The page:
Telepsychiatry has expanded rapidly in recent years to meet the demand for psychiatric care. As patients and providers became more familiar and comfortable with the virtual care space during the public health emergency (PHE), they encountered some unanticipated hurdles. One of these hurdles was figuring out how to safely collect patients’ vital signs when they may no longer be required to go to on-site offices and clinics to receive care.
The following five points outline opportunities providers and organizations have to adjust their operations for safely and effectively collecting patients’ vital signs and other data with telehealth and remote patient monitoring.
1. Have individuals acquire their own remote patient monitoring equipment
Patients may acquire home-based remote patient monitoring equipment, such as scales and blood pressure cuffs, for personal or shared use with their families. Like a family thermometer, remote patient monitoring equipment in the home will likely become more common and affordable over time. Increasingly, the equipment has Bluetooth capabilities. Data readings can be linked to mobile devices for personal tracking. The data can then be uploaded into secure patient portals. In these portals, patient data is shared with an individual’s healthcare team.
Many local pharmacies and large retail stores now offer on-site equipment and services for patients needing home equipment to obtain accurate routine vital signs like blood pressure, pulse, and weight. This equipment is becoming increasingly available in community spaces such as schools, workplaces, and local community and public health centers.
As smartwatches and fitness tracking devices continue to increase in popularity, many of these wearables can also be used for telehealth and remote patient monitoring devices, involving minimal restrictions or impact on a person’s lifestyle. From wristbands and armbands to chest straps, patches, and clothing-based monitors, these devices offer the potential for more regular and consistent readings of many vital signs throughout the day and night. Some devices even track heart rhythms as long as the devices are worn and powered up.
2. Purchase and send equipment to patients
While store-bought equipment like digital thermometers, blood pressure cuffs, and diabetes monitoring equipment have become more accurate, reliable, and affordable, they are generally not cheap. While patients with Healthcare Savings Accounts (HSAs) can increasingly use those funds to purchase remote patient monitoring equipment, some clinics have found grants to support purchasing and mailing remote patient monitoring equipment for patients to use at home.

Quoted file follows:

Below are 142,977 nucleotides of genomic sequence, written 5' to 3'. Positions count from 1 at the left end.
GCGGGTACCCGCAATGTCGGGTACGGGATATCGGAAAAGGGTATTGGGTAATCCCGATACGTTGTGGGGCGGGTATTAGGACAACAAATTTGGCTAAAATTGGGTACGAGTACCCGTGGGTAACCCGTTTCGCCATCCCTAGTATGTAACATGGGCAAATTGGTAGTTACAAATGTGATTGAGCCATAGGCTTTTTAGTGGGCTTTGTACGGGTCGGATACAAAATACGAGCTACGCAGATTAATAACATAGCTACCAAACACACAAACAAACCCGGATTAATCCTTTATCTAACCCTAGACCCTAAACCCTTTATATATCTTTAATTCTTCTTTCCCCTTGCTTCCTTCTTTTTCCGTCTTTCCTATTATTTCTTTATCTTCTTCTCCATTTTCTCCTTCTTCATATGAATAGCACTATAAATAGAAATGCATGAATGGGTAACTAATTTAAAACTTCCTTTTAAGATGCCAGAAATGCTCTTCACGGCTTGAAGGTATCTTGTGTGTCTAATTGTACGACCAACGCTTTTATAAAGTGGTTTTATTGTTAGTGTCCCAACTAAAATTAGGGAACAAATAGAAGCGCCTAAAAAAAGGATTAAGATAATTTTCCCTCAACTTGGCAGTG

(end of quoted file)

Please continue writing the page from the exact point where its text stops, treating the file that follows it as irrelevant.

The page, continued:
3. Extend times between patients for in-office vitals
In locations where clinic offices are open and staffed, before and after normal office hours, patients can have their vitals taken in the office on a “drop-in” or “drive-by” basis. Patients should ask their healthcare providers if these options are available at their local clinic, and discuss the frequency and type of services that would best meet their patient’s healthcare needs and goals.
4. Utilize information from other providers
Coordinating patient care with other providers at different healthcare sites can be challenging. Still, increasingly Electronic Health Records (EHRs) and EHR-based patient portals can promote effective and HIPAA-compliant sharing of important health information such as routine vital signs, glucose monitoring, and other important patient health data.
Suppose patients are seeing different providers or specialists in other locations. In that case, even if those visits are conducted remotely, the patient should ask the clinic staff how their vital signs, and other health information, can be safely shared with their other healthcare providers. Sometimes this request is as simple as signing a Release of Information to allow secure data sharing between providers.
5. Adjust requirements and expectations for vital signs
In the past, it has been reasonable to expect vital sign checks every visit for every patient, especially for patients seeking care for physical health issues. As hospitals, clinics, and healthcare providers and their staff continue to adjust their workflows to include remote patient monitoring, telehealth, and “hospital-at-home” models, expectations for patients and providers also need to evolve.
Providers should carefully consider which patients it is medically necessary to obtain vitals from and at what frequency. This consideration is critical since getting this information from every patient on every visit is much more challenging in a telehealth setting.
Empowering patients to be informed and involved in their ongoing healthcare decision-making and workflows, including vitals management, is critical to meeting the demands of patients, providers, and healthcare organizations.
If you’d like to learn more about how you can incorporate telehealth and remote patient monitoring into your behavioral health approach, contact us today. We’d love to chat through your options and help you determine the best steps forward in achieving the best patient care possible.